Why children do not need antibiotics for sinus infections

Each year in the United States, over 200 million prescriptions are written for antibiotics. Antibiotics can be disease fighting tools for bacterial infections, however for viruses such as cold and flu they may be worse than useless. According to the CDC, antibiotics don’t work for sinus infections, most coughs and bronchitis, sore throats not caused by strep, or for runny noses. Unfortunately, the public does not totally understand the proper use of antibiotics. These misunderstandings are more important than ever with the rise of drug resistant bacteria.

Recently the respected British medical journal The Lancet published the research of Dr. Jim Young of the Basel Institute for Clinical Epidemiology which summarized numerous clinical trials on sinus infections and antibiotics. Amazingly, Dr. Young and his Swiss colleagues discovered that 15 patients with sinusitis-like complaints would have to be given antibiotics before an additional patient was cured. In an interview with Web-MD, Dr. Young put it this way: “We found that overall, you would need to treat 15 patients … for one patient to benefit.” If Dr. Young is correct, 15 out of 16, or 94% of patients do not get well with standard treatment. The study was so news worthy that both CNN and the BBC aired segments breaking the story worldwide. In their report, the BBC quotes study co-author Dr. Ian Williamson who said, “Antibiotics really don’t look as if they work.”

Not only do antibiotics not work for colds, coughs, and sinus infections, they also put kids at risk for side effects. Common side effects of antibiotics include rash, diarrhea and stomach upset, and fungal infections. Each year, more than 140,000 people are rushed to the emergency room from adverse reactions to antibiotics. Sadly about half of these prescriptions are unnecessary. Still, when asked by a concerned parent, doctors will prescribe antibiotics for viral infections almost 2/3rds of the time according to a 1999 study published in the journal Pediatrics. Conditions where antibiotics are prescribed unnecessarily for kids include sinus infections, coughs, and some ear infections. In fact according to a recent study, using antibiotics for ear infections can increase the likelihood of getting another ear infection!

Nova Sinus Center offers a new way to treat sinus pain, pressure, and congestion without antibiotics. Our REST treatments are safe and effective for folks of all ages. Naturally!

Dr Jake Felice, Sinus treatment specialist at Nova Sinus Center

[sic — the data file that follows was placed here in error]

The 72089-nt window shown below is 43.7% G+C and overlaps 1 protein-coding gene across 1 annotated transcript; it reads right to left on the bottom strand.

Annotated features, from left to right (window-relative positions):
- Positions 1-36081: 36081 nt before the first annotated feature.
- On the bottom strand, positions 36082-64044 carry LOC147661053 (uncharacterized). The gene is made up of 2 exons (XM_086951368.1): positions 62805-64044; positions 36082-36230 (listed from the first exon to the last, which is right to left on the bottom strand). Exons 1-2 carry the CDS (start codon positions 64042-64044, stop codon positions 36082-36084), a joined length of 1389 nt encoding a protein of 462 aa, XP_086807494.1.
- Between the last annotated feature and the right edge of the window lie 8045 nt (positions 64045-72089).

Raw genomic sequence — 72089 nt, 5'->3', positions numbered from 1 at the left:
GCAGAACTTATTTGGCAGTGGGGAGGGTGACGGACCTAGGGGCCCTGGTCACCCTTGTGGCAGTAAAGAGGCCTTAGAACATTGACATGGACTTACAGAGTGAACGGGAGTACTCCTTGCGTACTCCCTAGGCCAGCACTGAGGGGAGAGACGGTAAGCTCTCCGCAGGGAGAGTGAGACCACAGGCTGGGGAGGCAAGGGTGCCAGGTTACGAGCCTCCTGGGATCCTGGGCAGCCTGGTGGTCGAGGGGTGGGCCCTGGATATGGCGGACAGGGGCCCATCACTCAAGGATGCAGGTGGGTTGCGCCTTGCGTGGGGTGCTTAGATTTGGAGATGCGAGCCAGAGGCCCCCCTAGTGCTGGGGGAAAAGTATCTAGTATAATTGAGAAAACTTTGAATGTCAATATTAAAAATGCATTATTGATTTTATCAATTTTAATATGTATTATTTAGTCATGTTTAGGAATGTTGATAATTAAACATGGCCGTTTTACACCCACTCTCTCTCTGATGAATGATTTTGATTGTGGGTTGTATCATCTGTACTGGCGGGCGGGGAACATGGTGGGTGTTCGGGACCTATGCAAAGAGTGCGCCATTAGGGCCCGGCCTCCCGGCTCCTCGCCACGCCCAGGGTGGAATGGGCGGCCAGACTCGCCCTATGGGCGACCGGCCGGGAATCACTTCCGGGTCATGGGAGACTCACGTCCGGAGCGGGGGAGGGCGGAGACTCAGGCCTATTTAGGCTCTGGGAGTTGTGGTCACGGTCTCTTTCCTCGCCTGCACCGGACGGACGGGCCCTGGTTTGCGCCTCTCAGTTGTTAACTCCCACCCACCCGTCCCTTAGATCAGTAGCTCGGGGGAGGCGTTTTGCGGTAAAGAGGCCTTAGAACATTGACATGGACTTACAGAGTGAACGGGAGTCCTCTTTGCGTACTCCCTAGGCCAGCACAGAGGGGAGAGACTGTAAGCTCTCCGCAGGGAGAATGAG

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3 Comments on “Why children do not need antibiotics for sinus infections”


  1. It sad to hear that there has been media hype and renewed enthusiastic interest in a common problem such as “Rhinitis”.

    I think it would be sensible if doctors stopped using the word “Cold” because patients have been totally confused by doctors diagnosing common illness such as cold, flu and chest infections. I think the word “Cold (Chronic Obstructive Lung Disease) was a word used to explain Asthma and was later removed because doctors got confused with the word COPD.

    We know excessive secretion in the nose is often a protective response to prevent dust and allergens entering the lung. This rarely causes any serious problem needing medication. Using nasal spray containing some steroids may help but certainly using antibiotics is a waste of time.

    We do know various antibiotics are not secreted in the secretion and so unlikely to help bacteria colonised in the nostrils. Using nasal spray containing antibiotics is not good because it often gets diluted by the secretion and so will result in bacteria colonised in the nose developing resistance.

    I wish the doctors find out what was published in the past and not waste funds to prove a hypothesis we already know. We are now desperately running out of options and ideas to find a cure to a simple problem that can bring us down on our knees if we are not careful.


    • I agree Dr. Srivatsa. I firmly believe that the nasal sprays, rinses and other products can actually disrupt the optimal physiology of the rhinosinus passages and encourage colonization by opportunistic pathogens.

      The theory behind application of rinses sounded good in theory, but clearly application beyond the immediate short-term creates to much disruption in the mucociliary blanket that serves to inhibit attachment by microbes to the mucosa.

      Best regards,

      Dr. Jana Hagen

      If we continue as a society this trend of inappropriate use of these products as well as antibiotics, we will only add to a rapidly escalating problem.

      • drfrank7 Says:

        Thanks for your comments! I agree that long term use is simply too drying for the delicate mucous membranes of the nose and sinus.


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